Sistine Chapel

Sixtine Chapel

Sistine Chapel is a chapel in the Apostolic Palace, the official residence of the Pope in the Vatican. Sistine Chapel: the house chapel of the Pope in the Vatican with the ceiling of Michelangelo and the Last Judgment. chip="mw-headline" id="Geschichte">Geschichte[edit]>> Sistine Chapel (; Latin: Sacellum Sistinum; Italian: Cappella Sistina[kap?

p?lla si?sti?na]) is a chapel in the Apostolic Palace, the Pope's formal home, in the Vatican. The chapel, called Cappella Magna, was named after Pope Sixtus IV, who renovated it between 1477 and 1480.

The chapel has been a place of pontifical and functional work since. Now it is the site of the Pontifical Concess, the trial by which a new Pontiff is chosen. Sistine Chapel's glory is mainly in the frescoes that adorn its interiors, especially in the roof of the Sistine Chapel and the Last Court of Michelangelo.

From 1508 to 1512, under the auspices of Pope Julius II, Michelangelo designed the chapel ceilings, a design that transformed the course of West European culture and is considered one of the most important achievements of all time. 5 ][6] In a different atmosphere after the sack of Rome, he came back and between 1535 and 1541 drew the Last Judgement for the Popes Clement VII and Paul III.

Michelangelo's works have attracted many people to the chapel since they were unveiled five hundred years ago. The Sistine Chapel is known as a place of papal conclave, while the main purpose of the Sistine Chapel is the Chapel of the Pontifical Chapel (Cappella Pontificia), one of the two institutions of the papal budget, which was known as the Pontifical Court (Pontificalis Aula) until 1968.

During the reign of Pope Sixtus IV in the latter part of the fifteenth centuary, the Pontifical Chapel had about 200 members, among them clergy, Vatican civil servants and respected laymen. During the year there were 50 times when the Pontifical Calendar required the entire Pontifical Chapel to come together.

Among them were the Christmas and Easter services, in which the Pope himself was a celebant. All other 27 services could be conducted in a smaller, less crowded room, for which the Cappella Maggiore was used, before it was reconstructed in the same place as the Sistine Chapel. Pope's first pontifical concert on the Sistine Chapel was the pontifical concert in 1492, which took place from August 6 to August 11 of the same year and in which Pope Alexander VI, also known as Rodrigo Borya, was chosen.

When the new Pope had accepted his choice, he announced his new name; at that moment the other carnal ists pulled a cable fastened to their seat to lower their awnings. Up to the reform initiated by Pius X, the porches were of different colors to determine which Cards had been nominated by which Pope.

After a concert to maintain the intactness of the ruins of the Sistine Chapel, joiners installed a slightly raised wood base next to a wood platform in the doorway for the cardinals, who for one or the other occasion had to be carried in a disableable.

There is no external facade or external procession doors, as the entrance was always from the interior of the Apostolic Palast (Papal Palace) and the outside can only be seen from the window and skylights of the Palast. Accumulation of other monuments has further changed the external image of the chapel.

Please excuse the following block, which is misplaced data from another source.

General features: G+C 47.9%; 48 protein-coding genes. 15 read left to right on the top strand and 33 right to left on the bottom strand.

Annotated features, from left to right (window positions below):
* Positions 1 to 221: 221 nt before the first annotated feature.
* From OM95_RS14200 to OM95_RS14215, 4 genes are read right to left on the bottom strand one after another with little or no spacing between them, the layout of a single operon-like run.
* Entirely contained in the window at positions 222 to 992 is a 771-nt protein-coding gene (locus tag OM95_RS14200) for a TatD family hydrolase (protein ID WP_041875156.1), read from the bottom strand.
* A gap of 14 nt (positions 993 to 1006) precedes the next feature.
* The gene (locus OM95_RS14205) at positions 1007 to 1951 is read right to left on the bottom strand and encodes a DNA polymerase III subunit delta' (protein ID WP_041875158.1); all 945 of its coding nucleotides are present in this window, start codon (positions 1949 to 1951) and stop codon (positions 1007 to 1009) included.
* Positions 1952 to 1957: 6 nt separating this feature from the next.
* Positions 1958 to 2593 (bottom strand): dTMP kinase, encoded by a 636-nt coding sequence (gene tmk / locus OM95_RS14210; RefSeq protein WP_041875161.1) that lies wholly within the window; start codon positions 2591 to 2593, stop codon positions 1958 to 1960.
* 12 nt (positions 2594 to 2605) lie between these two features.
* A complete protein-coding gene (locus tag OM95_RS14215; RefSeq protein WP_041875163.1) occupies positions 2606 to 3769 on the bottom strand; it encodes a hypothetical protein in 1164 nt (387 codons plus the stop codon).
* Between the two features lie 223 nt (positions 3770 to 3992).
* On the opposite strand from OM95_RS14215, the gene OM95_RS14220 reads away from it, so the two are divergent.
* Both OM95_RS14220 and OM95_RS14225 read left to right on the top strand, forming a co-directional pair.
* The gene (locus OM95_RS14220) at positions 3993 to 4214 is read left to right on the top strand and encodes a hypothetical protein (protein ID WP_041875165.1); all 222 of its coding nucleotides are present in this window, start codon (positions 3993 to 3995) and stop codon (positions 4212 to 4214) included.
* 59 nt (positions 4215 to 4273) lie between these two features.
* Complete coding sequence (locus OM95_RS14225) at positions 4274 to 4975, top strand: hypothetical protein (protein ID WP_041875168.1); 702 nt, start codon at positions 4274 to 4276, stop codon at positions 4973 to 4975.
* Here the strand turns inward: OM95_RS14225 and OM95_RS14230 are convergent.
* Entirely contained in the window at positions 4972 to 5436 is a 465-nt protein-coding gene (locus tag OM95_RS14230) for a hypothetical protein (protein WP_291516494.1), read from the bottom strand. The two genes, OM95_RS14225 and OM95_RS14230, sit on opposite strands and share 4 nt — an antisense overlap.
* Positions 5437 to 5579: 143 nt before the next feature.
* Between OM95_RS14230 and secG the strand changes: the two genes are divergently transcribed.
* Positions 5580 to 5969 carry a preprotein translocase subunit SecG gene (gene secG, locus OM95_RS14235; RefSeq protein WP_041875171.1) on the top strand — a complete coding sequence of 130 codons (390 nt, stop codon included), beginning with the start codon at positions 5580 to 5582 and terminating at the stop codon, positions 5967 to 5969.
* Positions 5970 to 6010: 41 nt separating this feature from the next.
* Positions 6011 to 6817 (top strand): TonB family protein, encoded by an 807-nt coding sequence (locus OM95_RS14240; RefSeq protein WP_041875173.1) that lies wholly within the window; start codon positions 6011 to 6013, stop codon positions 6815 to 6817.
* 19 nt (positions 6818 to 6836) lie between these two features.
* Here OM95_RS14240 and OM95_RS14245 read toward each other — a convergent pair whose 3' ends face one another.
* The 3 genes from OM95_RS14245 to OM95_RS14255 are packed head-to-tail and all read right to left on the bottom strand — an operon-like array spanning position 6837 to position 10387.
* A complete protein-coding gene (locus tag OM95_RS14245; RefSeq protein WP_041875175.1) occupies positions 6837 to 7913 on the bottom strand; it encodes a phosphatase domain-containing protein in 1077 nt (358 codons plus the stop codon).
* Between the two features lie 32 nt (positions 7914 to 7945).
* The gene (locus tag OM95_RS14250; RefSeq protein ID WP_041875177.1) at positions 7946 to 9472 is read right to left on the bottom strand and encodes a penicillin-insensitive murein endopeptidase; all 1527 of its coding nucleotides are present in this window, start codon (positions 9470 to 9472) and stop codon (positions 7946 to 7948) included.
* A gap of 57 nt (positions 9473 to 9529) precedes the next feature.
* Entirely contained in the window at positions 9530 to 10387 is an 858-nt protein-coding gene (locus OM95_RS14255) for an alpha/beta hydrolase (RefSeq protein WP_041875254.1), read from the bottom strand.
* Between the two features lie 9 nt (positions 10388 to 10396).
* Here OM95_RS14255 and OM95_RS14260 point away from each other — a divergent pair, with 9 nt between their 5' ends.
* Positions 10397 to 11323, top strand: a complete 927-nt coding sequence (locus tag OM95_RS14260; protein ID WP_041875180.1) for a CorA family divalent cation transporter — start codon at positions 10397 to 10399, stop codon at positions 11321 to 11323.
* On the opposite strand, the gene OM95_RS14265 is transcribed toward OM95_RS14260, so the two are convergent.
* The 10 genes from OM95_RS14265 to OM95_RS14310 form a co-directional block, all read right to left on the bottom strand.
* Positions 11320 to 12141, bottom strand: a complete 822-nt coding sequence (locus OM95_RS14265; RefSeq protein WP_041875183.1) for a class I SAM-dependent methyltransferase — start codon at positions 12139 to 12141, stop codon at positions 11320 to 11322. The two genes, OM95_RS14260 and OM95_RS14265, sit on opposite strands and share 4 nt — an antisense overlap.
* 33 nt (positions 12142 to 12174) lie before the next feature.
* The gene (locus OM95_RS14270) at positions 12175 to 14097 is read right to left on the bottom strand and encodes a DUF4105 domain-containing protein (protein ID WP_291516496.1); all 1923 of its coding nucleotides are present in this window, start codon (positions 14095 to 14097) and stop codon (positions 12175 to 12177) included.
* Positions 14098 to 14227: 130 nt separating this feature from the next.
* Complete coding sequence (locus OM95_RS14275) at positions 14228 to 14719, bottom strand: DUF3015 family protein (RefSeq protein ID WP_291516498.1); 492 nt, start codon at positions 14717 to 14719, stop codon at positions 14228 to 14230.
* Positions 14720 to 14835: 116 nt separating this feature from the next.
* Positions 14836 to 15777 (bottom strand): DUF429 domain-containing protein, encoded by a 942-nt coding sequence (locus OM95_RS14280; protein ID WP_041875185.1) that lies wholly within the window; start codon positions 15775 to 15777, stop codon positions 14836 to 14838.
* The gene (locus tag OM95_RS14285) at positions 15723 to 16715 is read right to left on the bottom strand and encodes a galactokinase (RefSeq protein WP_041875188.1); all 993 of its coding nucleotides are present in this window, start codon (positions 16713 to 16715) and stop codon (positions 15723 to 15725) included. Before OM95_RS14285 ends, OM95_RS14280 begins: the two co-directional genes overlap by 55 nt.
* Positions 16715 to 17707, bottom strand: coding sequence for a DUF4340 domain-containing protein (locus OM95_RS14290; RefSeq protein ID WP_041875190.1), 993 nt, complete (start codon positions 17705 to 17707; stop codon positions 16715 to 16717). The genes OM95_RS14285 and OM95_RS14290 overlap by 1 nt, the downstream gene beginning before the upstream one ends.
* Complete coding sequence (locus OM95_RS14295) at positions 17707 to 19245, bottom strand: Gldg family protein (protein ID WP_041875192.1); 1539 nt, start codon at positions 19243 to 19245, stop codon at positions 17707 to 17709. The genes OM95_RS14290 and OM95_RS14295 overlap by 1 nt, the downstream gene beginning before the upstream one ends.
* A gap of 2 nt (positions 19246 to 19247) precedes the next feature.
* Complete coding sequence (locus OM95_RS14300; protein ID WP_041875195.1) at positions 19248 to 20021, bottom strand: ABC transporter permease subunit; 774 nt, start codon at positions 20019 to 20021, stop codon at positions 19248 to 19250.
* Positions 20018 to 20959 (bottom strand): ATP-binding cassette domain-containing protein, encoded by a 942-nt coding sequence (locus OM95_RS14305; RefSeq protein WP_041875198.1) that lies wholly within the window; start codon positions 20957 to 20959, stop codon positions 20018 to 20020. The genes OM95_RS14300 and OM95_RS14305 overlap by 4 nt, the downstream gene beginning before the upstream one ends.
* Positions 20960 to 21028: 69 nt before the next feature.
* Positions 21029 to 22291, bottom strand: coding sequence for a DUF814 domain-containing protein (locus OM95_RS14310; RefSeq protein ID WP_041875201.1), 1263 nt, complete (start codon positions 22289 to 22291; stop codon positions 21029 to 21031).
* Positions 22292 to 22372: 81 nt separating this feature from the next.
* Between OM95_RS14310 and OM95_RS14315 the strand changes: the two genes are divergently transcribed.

Inside, the ground floor is sturdily arched to carry the chapel. Upstairs is the Sistine Chapel, the arched roof rises to 20. A third floor with cloakrooms is above the vaults. It was covered because it was a permanent spring of irrigation that penetrated the chapel door.

The chapel's image was reconstructed in the 1480' before the ceilings were painted. In the general chapel proportion, the length is used as the dimension. A flat roof of the chapel is a vaulted arch of a shallow tub that rises from a path that surrounds the wall at the height of the mullions.

The vaulted ceiling is intersected by smaller arches above each of the windows, dividing the vaulted ceiling at its lowermost plane into a row of large trailers that rise from flat pylons between each of them. Its vaulted ceiling was initially coated in bright bluish tones with golden star decorations, designed by Piermatteo Lauro de' Manfredi da Amelia.

9 ] The sidewalk is in a design in luxurious Alexandria, a ornamental styled in a colored quarry and colored stones, which mirrors the former proportions in the layout of the interiors and also mark the procession path from the entrance, which the Pope used on important events such as Palm Sunday.

The chapel is divided into two parts by a Mino da Fiesole, Andrea Bregno and Giovanni Dalmata canvas or a transna in marmor. Initially they offered the same room to the members of the Pontifical Chapel in the Shrine near the shrine and to local people. With the increase in the number of visitors of the Pope, however, the display was shifted, so that the area for the laymen was smaller.

Sistine Chapel's first step was to decorate the roof in gold plated star red and with ornamental border around the pendants' architectonic ornament. It was completely superseded when Michelangelo came to the roof in 1508. In 1480 they were ordered by Pope Sixtus IV and carried out by Domenico Ghirlandaio, Sandro Botticelli, Pietro Perugino, Cosimo Roselli and their studios.

Perugino, who came to the chapel in front of the Florentine Sisters, may have been in charge of the work. Probably the Ghirlandaio, Botticelli and Roselli committee was part of a conciliation between Lorenzo de' Medici, the de facto leader of Florence, and Pope Sixtus IV. Florentines began working in the Sistine Chapel in the early 1481.